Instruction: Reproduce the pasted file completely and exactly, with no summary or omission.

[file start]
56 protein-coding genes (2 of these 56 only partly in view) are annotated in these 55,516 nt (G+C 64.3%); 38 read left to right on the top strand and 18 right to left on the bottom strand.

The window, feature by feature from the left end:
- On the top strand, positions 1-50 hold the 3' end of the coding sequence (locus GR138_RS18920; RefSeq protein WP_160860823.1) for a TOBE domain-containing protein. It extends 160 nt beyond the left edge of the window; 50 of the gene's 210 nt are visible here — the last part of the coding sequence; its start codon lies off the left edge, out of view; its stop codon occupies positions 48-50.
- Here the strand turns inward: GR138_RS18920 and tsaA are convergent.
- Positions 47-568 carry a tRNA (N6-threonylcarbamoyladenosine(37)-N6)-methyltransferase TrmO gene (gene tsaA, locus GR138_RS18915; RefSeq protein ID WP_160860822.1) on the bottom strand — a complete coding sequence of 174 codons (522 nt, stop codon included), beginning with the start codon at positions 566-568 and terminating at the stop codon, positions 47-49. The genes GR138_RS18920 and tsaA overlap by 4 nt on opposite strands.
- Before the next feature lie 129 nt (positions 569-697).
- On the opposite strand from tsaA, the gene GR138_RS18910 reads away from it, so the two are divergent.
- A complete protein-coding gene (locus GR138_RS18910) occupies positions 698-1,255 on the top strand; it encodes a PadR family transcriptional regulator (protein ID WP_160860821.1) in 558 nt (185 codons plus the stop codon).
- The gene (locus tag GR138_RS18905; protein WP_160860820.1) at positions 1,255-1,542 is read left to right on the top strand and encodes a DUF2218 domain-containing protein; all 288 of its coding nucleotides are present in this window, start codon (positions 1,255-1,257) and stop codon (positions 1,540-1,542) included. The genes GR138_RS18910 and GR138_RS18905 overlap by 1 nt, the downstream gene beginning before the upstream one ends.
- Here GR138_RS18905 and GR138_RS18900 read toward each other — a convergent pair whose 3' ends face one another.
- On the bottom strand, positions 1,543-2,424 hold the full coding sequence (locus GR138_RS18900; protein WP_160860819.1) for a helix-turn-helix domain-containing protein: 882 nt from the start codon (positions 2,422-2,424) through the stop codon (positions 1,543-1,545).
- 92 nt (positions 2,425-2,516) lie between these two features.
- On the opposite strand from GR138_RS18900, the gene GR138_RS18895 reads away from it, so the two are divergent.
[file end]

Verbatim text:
56 protein-coding genes (2 of these 56 only partly in view) are annotated in these 55,516 nt (G+C 64.3%); 38 read left to right on the top strand and 18 right to left on the bottom strand.

The window, feature by feature from the left end:
- On the top strand, positions 1-50 hold the 3' end of the coding sequence (locus GR138_RS18920; RefSeq protein WP_160860823.1) for a TOBE domain-containing protein. It extends 160 nt beyond the left edge of the window; 50 of the gene's 210 nt are visible here — the last part of the coding sequence; its start codon lies off the left edge, out of view; its stop codon occupies positions 48-50.
- Here the strand turns inward: GR138_RS18920 and tsaA are convergent.
- Positions 47-568 carry a tRNA (N6-threonylcarbamoyladenosine(37)-N6)-methyltransferase TrmO gene (gene tsaA, locus GR138_RS18915; RefSeq protein ID WP_160860822.1) on the bottom strand — a complete coding sequence of 174 codons (522 nt, stop codon included), beginning with the start codon at positions 566-568 and terminating at the stop codon, positions 47-49. The genes GR138_RS18920 and tsaA overlap by 4 nt on opposite strands.
- Before the next feature lie 129 nt (positions 569-697).
- On the opposite strand from tsaA, the gene GR138_RS18910 reads away from it, so the two are divergent.
- A complete protein-coding gene (locus GR138_RS18910) occupies positions 698-1,255 on the top strand; it encodes a PadR family transcriptional regulator (protein ID WP_160860821.1) in 558 nt (185 codons plus the stop codon).
- The gene (locus tag GR138_RS18905; protein WP_160860820.1) at positions 1,255-1,542 is read left to right on the top strand and encodes a DUF2218 domain-containing protein; all 288 of its coding nucleotides are present in this window, start codon (positions 1,255-1,257) and stop codon (positions 1,540-1,542) included. The genes GR138_RS18910 and GR138_RS18905 overlap by 1 nt, the downstream gene beginning before the upstream one ends.
- Here GR138_RS18905 and GR138_RS18900 read toward each other — a convergent pair whose 3' ends face one another.
- On the bottom strand, positions 1,543-2,424 hold the full coding sequence (locus GR138_RS18900; protein WP_160860819.1) for a helix-turn-helix domain-containing protein: 882 nt from the start codon (positions 2,422-2,424) through the stop codon (positions 1,543-1,545).
- 92 nt (positions 2,425-2,516) lie between these two features.
- On the opposite strand from GR138_RS18900, the gene GR138_RS18895 reads away from it, so the two are divergent.